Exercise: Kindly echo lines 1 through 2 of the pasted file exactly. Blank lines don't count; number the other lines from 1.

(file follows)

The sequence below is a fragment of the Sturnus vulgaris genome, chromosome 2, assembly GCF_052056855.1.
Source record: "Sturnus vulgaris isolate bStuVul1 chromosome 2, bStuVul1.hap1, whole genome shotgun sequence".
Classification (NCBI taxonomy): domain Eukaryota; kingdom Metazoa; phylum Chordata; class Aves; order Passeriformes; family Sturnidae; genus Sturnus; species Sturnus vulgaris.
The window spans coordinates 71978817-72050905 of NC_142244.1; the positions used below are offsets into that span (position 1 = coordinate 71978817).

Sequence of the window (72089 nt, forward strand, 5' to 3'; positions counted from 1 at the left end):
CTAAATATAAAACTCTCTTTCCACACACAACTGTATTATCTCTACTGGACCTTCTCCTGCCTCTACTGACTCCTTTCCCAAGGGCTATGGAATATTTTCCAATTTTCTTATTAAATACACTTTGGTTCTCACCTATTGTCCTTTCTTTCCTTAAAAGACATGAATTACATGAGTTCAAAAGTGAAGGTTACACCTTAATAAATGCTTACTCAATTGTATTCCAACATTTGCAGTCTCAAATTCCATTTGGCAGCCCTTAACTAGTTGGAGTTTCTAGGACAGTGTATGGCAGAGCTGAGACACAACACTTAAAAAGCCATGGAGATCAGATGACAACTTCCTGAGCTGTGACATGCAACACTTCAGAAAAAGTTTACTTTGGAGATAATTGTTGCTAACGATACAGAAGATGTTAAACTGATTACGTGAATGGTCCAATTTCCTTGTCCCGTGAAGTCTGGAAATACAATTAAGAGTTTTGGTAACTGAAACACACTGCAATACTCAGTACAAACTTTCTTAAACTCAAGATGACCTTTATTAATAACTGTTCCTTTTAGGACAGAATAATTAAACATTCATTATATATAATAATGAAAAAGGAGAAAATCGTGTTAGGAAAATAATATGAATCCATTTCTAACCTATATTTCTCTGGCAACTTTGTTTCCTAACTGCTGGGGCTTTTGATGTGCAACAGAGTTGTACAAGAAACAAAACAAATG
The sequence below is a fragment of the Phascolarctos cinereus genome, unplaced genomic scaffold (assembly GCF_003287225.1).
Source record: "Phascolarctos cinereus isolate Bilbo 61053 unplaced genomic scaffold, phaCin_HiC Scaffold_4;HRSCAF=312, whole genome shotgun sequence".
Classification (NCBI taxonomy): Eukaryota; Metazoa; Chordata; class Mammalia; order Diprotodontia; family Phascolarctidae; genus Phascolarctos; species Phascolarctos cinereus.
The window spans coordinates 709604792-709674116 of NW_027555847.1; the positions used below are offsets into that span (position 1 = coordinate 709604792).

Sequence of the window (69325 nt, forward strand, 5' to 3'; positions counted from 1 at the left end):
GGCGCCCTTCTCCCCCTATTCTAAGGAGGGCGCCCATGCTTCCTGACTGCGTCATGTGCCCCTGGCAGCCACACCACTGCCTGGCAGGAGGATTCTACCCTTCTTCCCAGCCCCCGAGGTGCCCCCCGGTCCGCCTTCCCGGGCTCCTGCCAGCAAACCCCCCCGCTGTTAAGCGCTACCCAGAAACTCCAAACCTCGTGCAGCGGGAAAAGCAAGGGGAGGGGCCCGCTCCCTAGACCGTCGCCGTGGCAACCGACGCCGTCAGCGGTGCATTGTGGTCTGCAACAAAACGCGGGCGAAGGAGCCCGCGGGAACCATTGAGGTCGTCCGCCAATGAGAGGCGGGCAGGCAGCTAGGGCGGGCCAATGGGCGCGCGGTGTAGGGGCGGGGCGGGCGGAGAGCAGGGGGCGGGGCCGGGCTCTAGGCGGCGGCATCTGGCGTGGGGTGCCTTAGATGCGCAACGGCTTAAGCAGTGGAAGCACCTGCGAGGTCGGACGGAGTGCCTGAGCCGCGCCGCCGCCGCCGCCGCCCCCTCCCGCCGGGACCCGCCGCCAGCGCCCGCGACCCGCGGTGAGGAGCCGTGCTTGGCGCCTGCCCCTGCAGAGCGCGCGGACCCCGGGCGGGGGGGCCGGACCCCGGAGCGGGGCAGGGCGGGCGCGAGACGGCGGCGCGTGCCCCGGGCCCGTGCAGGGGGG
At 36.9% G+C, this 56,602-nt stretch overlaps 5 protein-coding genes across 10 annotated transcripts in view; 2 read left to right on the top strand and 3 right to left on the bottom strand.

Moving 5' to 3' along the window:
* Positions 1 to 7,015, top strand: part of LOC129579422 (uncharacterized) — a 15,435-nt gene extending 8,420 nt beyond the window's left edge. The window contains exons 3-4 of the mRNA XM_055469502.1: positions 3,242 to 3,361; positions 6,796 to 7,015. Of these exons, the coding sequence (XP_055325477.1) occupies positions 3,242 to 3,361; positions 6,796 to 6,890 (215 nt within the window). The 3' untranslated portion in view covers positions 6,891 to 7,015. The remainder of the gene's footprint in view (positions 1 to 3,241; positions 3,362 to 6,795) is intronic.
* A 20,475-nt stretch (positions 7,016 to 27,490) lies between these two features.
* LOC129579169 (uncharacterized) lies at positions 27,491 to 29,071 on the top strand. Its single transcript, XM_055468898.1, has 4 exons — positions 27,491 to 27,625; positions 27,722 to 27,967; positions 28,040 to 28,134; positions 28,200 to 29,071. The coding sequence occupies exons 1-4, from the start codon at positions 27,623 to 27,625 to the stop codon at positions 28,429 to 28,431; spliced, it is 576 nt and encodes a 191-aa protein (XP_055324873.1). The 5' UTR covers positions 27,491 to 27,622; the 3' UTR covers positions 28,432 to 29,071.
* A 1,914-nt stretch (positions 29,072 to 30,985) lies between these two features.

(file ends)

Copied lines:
The sequence below is a fragment of the Sturnus vulgaris genome, chromosome 2, assembly GCF_052056855.1.
Source record: "Sturnus vulgaris isolate bStuVul1 chromosome 2, bStuVul1.hap1, whole genome shotgun sequence".